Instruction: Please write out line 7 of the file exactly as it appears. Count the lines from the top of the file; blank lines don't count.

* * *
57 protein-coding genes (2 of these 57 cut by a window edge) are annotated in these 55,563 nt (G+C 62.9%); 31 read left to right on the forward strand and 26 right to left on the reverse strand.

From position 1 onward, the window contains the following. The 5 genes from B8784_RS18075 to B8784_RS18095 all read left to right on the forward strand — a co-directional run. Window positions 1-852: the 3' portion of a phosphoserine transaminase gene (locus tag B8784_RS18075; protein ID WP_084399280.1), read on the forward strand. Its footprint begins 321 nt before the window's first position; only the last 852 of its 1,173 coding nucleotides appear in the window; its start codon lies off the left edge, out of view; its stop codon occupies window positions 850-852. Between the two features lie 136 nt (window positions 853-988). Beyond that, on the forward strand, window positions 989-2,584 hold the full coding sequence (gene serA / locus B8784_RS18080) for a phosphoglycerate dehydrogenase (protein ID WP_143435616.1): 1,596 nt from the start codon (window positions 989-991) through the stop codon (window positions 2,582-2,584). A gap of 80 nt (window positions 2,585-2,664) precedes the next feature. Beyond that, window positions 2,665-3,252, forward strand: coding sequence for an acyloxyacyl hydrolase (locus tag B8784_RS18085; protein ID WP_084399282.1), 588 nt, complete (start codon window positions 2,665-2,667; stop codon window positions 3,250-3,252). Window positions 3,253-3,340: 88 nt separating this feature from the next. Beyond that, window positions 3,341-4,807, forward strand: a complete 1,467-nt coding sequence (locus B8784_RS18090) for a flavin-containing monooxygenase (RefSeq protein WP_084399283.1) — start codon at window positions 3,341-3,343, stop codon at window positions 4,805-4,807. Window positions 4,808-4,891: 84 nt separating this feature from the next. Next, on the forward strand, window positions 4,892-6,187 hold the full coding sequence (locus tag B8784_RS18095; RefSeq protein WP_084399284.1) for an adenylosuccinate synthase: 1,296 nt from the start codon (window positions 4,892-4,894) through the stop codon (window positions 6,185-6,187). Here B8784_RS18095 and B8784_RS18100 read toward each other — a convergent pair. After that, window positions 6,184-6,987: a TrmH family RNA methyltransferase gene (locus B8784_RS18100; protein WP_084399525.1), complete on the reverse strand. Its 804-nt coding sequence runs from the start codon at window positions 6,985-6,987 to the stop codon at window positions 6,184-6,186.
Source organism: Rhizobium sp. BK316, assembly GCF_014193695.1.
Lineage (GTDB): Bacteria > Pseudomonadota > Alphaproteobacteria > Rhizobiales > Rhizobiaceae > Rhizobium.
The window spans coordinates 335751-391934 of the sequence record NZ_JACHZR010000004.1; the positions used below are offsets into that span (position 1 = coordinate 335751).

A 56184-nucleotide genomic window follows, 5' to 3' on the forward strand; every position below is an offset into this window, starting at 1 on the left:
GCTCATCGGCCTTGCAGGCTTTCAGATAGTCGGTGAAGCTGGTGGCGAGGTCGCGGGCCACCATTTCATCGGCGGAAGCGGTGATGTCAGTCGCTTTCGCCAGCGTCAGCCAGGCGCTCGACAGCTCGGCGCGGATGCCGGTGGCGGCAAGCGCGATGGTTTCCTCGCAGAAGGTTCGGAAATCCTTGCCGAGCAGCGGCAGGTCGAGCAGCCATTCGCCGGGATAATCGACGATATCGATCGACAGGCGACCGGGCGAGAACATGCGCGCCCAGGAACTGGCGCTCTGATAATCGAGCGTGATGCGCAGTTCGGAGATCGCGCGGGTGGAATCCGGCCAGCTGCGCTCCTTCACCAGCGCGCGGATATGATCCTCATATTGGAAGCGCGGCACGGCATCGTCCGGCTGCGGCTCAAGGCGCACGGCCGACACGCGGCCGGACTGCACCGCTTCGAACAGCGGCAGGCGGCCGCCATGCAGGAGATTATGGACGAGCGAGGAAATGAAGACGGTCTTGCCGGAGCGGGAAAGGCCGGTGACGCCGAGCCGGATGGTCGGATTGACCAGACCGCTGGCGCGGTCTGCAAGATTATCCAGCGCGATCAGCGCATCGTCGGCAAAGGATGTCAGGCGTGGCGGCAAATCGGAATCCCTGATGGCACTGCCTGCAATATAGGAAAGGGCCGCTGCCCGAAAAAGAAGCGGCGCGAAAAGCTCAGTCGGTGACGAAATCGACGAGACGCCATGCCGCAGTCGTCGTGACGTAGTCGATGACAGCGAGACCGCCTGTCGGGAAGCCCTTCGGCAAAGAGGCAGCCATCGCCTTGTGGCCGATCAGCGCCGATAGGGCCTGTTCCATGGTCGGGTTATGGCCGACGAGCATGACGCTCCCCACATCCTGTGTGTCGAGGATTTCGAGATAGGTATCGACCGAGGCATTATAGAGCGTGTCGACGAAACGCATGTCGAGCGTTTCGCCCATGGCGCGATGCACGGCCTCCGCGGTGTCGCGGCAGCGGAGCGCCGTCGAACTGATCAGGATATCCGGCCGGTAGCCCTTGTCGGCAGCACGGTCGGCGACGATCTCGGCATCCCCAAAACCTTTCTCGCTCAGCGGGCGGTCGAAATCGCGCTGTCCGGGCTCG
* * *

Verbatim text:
GCTCATCGGCCTTGCAGGCTTTCAGATAGTCGGTGAAGCTGGTGGCGAGGTCGCGGGCCACCATTTCATCGGCGGAAGCGGTGATGTCAGTCGCTTTCGCCAGCGTCAGCCAGGCGCTCGACAGCTCGGCGCGGATGCCGGTGGCGGCAAGCGCGATGGTTTCCTCGCAGAAGGTTCGGAAATCCTTGCCGAGCAGCGGCAGGTCGAGCAGCCATTCGCCGGGATAATCGACGATATCGATCGACAGGCGACCGGGCGAGAACATGCGCGCCCAGGAACTGGCGCTCTGATAATCGAGCGTGATGCGCAGTTCGGAGATCGCGCGGGTGGAATCCGGCCAGCTGCGCTCCTTCACCAGCGCGCGGATATGATCCTCATATTGGAAGCGCGGCACGGCATCGTCCGGCTGCGGCTCAAGGCGCACGGCCGACACGCGGCCGGACTGCACCGCTTCGAACAGCGGCAGGCGGCCGCCATGCAGGAGATTATGGACGAGCGAGGAAATGAAGACGGTCTTGCCGGAGCGGGAAAGGCCGGTGACGCCGAGCCGGATGGTCGGATTGACCAGACCGCTGGCGCGGTCTGCAAGATTATCCAGCGCGATCAGCGCATCGTCGGCAAAGGATGTCAGGCGTGGCGGCAAATCGGAATCCCTGATGGCACTGCCTGCAATATAGGAAAGGGCCGCTGCCCGAAAAAGAAGCGGCGCGAAAAGCTCAGTCGGTGACGAAATCGACGAGACGCCATGCCGCAGTCGTCGTGACGTAGTCGATGACAGCGAGACCGCCTGTCGGGAAGCCCTTCGGCAAAGAGGCAGCCATCGCCTTGTGGCCGATCAGCGCCGATAGGGCCTGTTCCATGGTCGGGTTATGGCCGACGAGCATGACGCTCCCCACATCCTGTGTGTCGAGGATTTCGAGATAGGTATCGACCGAGGCATTATAGAGCGTGTCGACGAAACGCATGTCGAGCGTTTCGCCCATGGCGCGATGCACGGCCTCCGCGGTGTCGCGGCAGCGGAGCGCCGTCGAACTGATCAGGATATCCGGCCGGTAGCCCTTGTCGGCAGCACGGTCGGCGACGATCTCGGCATCCCCAAAACCTTTCTCGCTCAGCGGGCGGTCGAAATCGCGCTGTCCGGGCTCG